|Completed weeks of gestation at birth||21 and less||22||23||24||25||26||27||30||34|
|Chance of survival||0%||0-3%||0-5%||40-70%||50-80%||80-90%||>90%||>95%||>98%|
Period of viability
The period of viability refers (traditionally) to the period after the twenty-eighth week, or more recently the twenty-fourth week, of gestation when a human fetus is capable of living outside of the womb. Whether the fetus is in the period of viability has legal ramifications as far as the fetus' rights of protection are concerned.
United States Supreme Court
The United States Supreme Court stated in Roe v. Wade (1973) that viability (i.e., the "interim point at which the fetus becomes ... potentially able to live outside the mother's womb, albeit with artificial aid") "is usually placed at about seven months (28 weeks) but may occur earlier, even at 24 weeks." The 28-week definition became part of the "trimester framework" marking the point at which the "compelling state interest" (under the doctrine of strict scrutiny) in preserving potential life became possibly controlling, permitting states to freely regulate and even ban abortion after the 28th week. The subsequent Planned Parenthood v. Casey (1992) modified the "trimester framework," permitting the states to regulate abortion in ways not posing an "undue burden" on the right of the mother to an abortion at any point before viability; on account of technological developments between 1973 and 1992, viability itself was legally dissociated from the hard line of 28 weeks, leaving the point at which "undue burdens" were permissible variable depending on the technology of the time and the judgment of the state legislatures.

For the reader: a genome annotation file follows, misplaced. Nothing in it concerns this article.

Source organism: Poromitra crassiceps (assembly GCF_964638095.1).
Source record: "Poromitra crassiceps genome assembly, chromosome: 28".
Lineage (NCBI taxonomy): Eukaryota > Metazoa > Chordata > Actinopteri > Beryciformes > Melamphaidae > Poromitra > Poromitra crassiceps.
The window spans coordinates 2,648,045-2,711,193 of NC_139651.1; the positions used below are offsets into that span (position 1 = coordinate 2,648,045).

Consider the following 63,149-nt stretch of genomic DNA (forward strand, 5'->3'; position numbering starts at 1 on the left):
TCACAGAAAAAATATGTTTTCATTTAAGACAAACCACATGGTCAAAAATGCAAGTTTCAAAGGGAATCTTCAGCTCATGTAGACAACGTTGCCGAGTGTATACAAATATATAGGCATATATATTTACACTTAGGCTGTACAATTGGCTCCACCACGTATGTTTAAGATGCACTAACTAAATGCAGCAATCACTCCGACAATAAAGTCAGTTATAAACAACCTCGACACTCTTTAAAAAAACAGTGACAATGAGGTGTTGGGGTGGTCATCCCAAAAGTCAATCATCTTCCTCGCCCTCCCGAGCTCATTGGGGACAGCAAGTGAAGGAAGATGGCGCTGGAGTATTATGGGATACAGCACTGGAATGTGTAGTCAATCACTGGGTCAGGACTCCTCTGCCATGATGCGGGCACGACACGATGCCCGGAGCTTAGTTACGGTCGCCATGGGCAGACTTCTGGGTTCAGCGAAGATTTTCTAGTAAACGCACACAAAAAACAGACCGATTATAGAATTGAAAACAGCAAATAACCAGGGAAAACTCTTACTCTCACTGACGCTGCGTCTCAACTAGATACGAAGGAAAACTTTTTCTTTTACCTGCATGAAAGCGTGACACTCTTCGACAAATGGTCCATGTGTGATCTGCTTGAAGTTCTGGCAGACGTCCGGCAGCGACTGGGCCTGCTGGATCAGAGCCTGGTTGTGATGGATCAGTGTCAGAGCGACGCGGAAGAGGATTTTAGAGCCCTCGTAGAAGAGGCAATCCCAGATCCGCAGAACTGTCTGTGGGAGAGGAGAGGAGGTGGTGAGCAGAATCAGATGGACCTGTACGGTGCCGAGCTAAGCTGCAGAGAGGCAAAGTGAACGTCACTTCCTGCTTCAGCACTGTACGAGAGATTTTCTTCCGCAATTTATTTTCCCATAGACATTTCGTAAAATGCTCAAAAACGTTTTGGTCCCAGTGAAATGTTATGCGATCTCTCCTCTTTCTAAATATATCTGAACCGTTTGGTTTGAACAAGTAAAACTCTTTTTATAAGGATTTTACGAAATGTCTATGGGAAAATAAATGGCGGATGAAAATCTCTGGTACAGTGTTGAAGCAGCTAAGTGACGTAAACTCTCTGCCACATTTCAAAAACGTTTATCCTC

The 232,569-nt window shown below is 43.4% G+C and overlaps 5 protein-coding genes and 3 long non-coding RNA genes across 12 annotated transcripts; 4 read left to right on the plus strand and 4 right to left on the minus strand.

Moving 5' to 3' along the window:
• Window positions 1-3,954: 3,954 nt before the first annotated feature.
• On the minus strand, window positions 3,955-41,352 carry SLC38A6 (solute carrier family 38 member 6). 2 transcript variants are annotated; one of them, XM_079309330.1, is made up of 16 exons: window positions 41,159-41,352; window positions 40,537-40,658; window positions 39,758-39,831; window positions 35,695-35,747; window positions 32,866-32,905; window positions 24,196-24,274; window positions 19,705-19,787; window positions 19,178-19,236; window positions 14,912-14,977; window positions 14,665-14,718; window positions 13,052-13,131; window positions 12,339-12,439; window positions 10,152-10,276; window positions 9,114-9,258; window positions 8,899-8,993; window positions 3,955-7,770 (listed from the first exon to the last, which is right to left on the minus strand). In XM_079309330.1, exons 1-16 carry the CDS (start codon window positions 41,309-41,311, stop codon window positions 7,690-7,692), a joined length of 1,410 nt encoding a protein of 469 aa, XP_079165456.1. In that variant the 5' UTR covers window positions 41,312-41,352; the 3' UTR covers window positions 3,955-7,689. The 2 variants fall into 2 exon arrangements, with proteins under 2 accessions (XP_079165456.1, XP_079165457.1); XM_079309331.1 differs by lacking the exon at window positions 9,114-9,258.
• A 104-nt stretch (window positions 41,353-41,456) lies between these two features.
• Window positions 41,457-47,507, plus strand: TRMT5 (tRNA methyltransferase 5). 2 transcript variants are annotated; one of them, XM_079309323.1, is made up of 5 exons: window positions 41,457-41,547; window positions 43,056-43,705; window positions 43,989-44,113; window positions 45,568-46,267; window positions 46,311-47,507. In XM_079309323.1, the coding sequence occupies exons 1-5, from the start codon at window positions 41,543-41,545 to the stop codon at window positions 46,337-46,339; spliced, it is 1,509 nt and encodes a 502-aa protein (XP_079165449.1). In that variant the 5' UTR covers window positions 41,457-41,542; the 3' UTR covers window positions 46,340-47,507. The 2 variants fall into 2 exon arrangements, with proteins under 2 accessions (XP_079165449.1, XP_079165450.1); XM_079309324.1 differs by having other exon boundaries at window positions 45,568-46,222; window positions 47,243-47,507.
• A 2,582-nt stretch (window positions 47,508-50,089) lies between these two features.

Born-Alive Infants Protection Act of 2002
In 2002, the U.S. Government enacted the Born-Alive Infants Protection Act. Whereas a fetus may be viable or not viable in utero, this law provides a legal definition for personal human life when not in utero. It defines "born alive" as "the complete expulsion or extraction from his or her mother of that member, at any stage of development, who after such expulsion or extraction breathes or has a beating heart, pulsation of the umbilical cord, or definite movement of voluntary muscles" and specifies that any of these is the action of a living human person. While the implications of this law for defining viability in medicine may not be fully explored, in practice doctors and nurses are advised not to resuscitate such persons with gestational age of 22 weeks or less, under 400 g weight, with anencephaly, or with a confirmed diagnosis of trisomy 13 or 18.